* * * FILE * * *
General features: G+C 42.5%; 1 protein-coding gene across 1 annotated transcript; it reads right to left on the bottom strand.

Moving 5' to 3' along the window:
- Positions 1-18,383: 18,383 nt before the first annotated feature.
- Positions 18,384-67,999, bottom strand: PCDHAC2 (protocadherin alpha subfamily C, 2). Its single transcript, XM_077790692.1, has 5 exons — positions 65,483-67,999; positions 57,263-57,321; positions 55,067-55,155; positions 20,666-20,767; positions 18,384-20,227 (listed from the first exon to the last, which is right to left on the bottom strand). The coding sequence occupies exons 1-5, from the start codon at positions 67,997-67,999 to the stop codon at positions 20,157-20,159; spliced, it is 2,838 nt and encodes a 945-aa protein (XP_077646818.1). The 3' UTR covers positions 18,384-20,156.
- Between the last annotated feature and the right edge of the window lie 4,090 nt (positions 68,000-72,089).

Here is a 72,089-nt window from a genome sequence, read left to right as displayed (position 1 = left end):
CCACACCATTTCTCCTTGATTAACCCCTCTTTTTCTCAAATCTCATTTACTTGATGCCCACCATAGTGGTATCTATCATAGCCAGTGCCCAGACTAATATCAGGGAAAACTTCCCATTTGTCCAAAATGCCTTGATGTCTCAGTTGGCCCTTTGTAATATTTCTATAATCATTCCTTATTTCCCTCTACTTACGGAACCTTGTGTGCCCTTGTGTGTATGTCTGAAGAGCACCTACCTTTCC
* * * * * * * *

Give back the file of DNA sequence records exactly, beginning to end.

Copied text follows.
General features: G+C 42.5%; 1 protein-coding gene across 1 annotated transcript; it reads right to left on the bottom strand.

Moving 5' to 3' along the window:
- Positions 1-18,383: 18,383 nt before the first annotated feature.
- Positions 18,384-67,999, bottom strand: PCDHAC2 (protocadherin alpha subfamily C, 2). Its single transcript, XM_077790692.1, has 5 exons — positions 65,483-67,999; positions 57,263-57,321; positions 55,067-55,155; positions 20,666-20,767; positions 18,384-20,227 (listed from the first exon to the last, which is right to left on the bottom strand). The coding sequence occupies exons 1-5, from the start codon at positions 67,997-67,999 to the stop codon at positions 20,157-20,159; spliced, it is 2,838 nt and encodes a 945-aa protein (XP_077646818.1). The 3' UTR covers positions 18,384-20,156.
- Between the last annotated feature and the right edge of the window lie 4,090 nt (positions 68,000-72,089).

Here is a 72,089-nt window from a genome sequence, read left to right as displayed (position 1 = left end):
CCACACCATTTCTCCTTGATTAACCCCTCTTTTTCTCAAATCTCATTTACTTGATGCCCACCATAGTGGTATCTATCATAGCCAGTGCCCAGACTAATATCAGGGAAAACTTCCCATTTGTCCAAAATGCCTTGATGTCTCAGTTGGCCCTTTGTAATATTTCTATAATCATTCCTTATTTCCCTCTACTTACGGAACCTTGTGTGCCCTTGTGTGTATGTCTGAAGAGCACCTACCTTTCC